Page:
Erythrina fusca (PROSEA)

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Plant Resources of South-East Asia
Introduction
List of species


Erythrina fusca Lour.

Protologue: Fl. Cochinch.: 427 (1790).

Synonyms

  • Erythrina glauca Willd. (1801),
  • Erythrina ovalifolia Roxb. (1832),
  • Erythrina atrosanguinea Ridley (1911).

Vernacular names

  • Coral bean, purple coral tree, swamp immortelle (En)
  • Bucayo (Am)
  • Bois immortel, immortelle blanche (Fr)
  • Indonesia: cangkring (Javanese, Sundanese), kane (Sulawesi)
  • Malaysia: dedap, dadap
  • Philippines: anii (Tagalog), korung-korung (Bisaya)
  • Papua New Guinea: maor (Lamekot), vatamida (Ugana)
  • Cambodia: rolouohs p-ông'
  • Laos: th'o:ng hla:ng
  • Thailand: thong lang nam, thong long (central)
  • Vietnam: vông dông (Ho Chi Minh), vông gai (Quang Nam), cây son dong (Anamese).

Distribution

E. fusca is the most widespread species in the genus occurring wild in both the Old and New World tropics. In Asia and Oceania it occurs along coasts and rivers from India to the Philippines, New Guinea and Polynesia; in Africa it occurs in Madagascar, the Mascarene Islands, the Comoro Islands and Pemba Island, but not in continental Africa. Furthermore in Central and South America in the West Indies, throughout the Amazon basin, and along the coast of Brazil, Colombia, up to Honduras and Guatemala; planted throughout the humid tropics.

Uses

In Indonesia the scraped inner bark is used for poulticing fresh wounds, and bark or root decoctions are applied against beri-beri. The grated wood is used to treat haematuria; the root is used for rheumatism; bark and leaves serve as vermifuge. In Thailand, roots, bark and leaves are used as an antipyretic. In Vietnam, the bark is used to treat toothache. The young leaves are eaten as a vegetable in Java and Bali, as are the flowers in Guatemala. In Central America, the leaves are a source of animal fodder.

Observations

  • A medium to large, spreading tree, 10-15(-26) m tall, crown rounded, trunk short, spiny, much branched, sometimes with buttresses up to 2 m.
  • Petiole up to 25 cm long, stipules orbicular, rachis up to 5 cm long, leaflets ovate to elliptical, 2.5-20 cm × 1.5-15 cm, rounded or subacute at both ends, subcoriaceous, glabrous to velvety hairy, petiolule up to 1.5 cm long, stipels orbicular.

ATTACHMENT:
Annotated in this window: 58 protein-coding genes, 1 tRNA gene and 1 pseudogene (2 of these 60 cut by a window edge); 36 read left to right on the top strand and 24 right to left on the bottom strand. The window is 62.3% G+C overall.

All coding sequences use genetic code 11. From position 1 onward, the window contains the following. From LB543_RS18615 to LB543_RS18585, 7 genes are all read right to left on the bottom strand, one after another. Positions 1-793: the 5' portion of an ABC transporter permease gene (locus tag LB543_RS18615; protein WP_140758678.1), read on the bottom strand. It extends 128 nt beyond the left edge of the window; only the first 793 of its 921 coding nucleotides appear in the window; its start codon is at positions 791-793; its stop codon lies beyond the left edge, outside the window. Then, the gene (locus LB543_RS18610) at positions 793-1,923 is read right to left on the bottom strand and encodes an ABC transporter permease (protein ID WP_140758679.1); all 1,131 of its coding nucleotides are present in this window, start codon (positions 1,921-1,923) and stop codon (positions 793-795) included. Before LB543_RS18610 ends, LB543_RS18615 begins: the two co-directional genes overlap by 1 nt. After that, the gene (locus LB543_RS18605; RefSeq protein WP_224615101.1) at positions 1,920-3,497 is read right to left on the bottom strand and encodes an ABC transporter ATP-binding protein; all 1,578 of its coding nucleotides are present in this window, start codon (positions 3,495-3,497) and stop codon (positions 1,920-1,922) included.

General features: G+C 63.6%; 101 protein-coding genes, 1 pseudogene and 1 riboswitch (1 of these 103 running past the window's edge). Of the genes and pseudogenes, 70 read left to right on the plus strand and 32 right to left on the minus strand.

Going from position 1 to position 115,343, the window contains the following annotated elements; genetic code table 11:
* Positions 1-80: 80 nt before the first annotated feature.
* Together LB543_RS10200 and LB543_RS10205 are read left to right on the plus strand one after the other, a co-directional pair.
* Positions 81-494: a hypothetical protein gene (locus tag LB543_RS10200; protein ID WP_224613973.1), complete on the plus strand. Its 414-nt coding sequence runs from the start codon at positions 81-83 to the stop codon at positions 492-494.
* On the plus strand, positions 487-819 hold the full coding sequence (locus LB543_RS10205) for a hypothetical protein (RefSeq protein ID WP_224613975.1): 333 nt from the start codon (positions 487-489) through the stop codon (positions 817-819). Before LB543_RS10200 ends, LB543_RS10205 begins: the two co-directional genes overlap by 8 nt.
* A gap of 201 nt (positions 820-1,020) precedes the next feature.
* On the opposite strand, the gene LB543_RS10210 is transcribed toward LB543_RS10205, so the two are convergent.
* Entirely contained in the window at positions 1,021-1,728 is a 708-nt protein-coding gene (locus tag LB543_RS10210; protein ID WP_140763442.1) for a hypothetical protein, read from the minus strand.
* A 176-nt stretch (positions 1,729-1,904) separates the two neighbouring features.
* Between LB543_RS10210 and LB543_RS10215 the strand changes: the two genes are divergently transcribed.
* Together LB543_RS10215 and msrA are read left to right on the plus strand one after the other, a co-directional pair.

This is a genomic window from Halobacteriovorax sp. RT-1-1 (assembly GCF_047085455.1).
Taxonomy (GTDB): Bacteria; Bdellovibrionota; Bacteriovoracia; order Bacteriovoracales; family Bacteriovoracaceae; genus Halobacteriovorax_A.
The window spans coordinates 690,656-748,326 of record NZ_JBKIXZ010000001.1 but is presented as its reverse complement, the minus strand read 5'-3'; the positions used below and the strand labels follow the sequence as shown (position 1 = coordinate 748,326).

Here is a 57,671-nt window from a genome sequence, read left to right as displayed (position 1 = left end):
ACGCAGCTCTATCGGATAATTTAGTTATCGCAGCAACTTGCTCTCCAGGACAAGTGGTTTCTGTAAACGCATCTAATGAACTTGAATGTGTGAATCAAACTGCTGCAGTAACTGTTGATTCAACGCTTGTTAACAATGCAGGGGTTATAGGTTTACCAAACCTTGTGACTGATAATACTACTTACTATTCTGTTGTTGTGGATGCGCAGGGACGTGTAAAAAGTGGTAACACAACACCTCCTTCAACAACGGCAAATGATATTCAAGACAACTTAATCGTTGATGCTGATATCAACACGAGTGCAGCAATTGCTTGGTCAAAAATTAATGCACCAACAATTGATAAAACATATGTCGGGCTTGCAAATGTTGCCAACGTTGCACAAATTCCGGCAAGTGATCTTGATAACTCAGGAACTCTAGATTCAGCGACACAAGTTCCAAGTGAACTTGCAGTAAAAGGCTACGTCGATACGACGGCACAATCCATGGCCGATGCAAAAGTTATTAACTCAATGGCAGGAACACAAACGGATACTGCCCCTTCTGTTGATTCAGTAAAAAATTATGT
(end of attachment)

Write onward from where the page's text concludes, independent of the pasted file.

• Inflorescence racemose, terminal, appearing when leaves are present, peduncle up to 13 cm long.
  • Flowers in fascicles scattered along the rachis, covered with deciduous, ferruginous hairs, pale brick-red or salmon (rarely white), pedicel up to 2 cm long, calyx asymmetrical, broadly campanulate, about 1.5 cm long, lacerate or subentire but with a 0.5-1.5 mm long spur on the keel side, pubescent; standard rounded-rhombic, 4-7 cm × 3.5-6 cm, orange or scarlet, claw 9 mm long, keel slightly longer than the wings, both about half the length of the standard, stamens 4-6 cm long, subdiadelphous, 1 free, 9 united in lower half into staminal tube.
  • Fruit a woody, linear, compressed pod, 14-33 cm × 1.5-2 cm, on a stout stalk 1.5 cm long, slightly constricted between the 3-15 seeds, velvety ferruginously hairy when young, later glabrescent, dehiscent.
  • Seed oblong-ellipsoid, 12-18 mm × 5-8 mm, dark brown or black.

Selected sources

74,

  • Burkill, I.H., 1966. A dictionary of the economic products of the Malay Peninsula. Revised reprint. 2 volumes. Ministry of Agriculture and Co-operatives, Kuala Lumpur, Malaysia. Vol. 1 (A-H) pp. 1-1240, Vol. 2 (I-Z) pp. 1241-2444.

273, 407, 786, 1038. medicinals

Authors

  • Undang A. Dasuki